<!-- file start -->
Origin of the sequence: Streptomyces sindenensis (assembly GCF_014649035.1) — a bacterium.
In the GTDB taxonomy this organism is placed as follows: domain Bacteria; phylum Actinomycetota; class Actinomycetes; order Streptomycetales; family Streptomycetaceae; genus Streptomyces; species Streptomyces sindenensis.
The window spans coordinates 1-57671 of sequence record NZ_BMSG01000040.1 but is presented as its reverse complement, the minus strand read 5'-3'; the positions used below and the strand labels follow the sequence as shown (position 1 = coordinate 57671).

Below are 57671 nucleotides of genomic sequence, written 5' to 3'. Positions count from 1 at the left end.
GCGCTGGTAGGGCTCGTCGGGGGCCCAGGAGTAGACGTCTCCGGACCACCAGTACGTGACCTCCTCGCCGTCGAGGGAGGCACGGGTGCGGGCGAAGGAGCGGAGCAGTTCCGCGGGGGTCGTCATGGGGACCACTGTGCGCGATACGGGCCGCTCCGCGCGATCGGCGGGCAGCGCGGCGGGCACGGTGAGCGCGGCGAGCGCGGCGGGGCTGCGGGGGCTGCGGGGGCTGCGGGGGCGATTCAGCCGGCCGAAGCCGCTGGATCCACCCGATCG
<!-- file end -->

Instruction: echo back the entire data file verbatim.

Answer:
Origin of the sequence: Streptomyces sindenensis (assembly GCF_014649035.1) — a bacterium.
In the GTDB taxonomy this organism is placed as follows: domain Bacteria; phylum Actinomycetota; class Actinomycetes; order Streptomycetales; family Streptomycetaceae; genus Streptomyces; species Streptomyces sindenensis.
The window spans coordinates 1-57671 of sequence record NZ_BMSG01000040.1 but is presented as its reverse complement, the minus strand read 5'-3'; the positions used below and the strand labels follow the sequence as shown (position 1 = coordinate 57671).

Below are 57671 nucleotides of genomic sequence, written 5' to 3'. Positions count from 1 at the left end.
GCGCTGGTAGGGCTCGTCGGGGGCCCAGGAGTAGACGTCTCCGGACCACCAGTACGTGACCTCCTCGCCGTCGAGGGAGGCACGGGTGCGGGCGAAGGAGCGGAGCAGTTCCGCGGGGGTCGTCATGGGGACCACTGTGCGCGATACGGGCCGCTCCGCGCGATCGGCGGGCAGCGCGGCGGGCACGGTGAGCGCGGCGAGCGCGGCGGGGCTGCGGGGGCTGCGGGGGCTGCGGGGGCGATTCAGCCGGCCGAAGCCGCTGGATCCACCCGATCG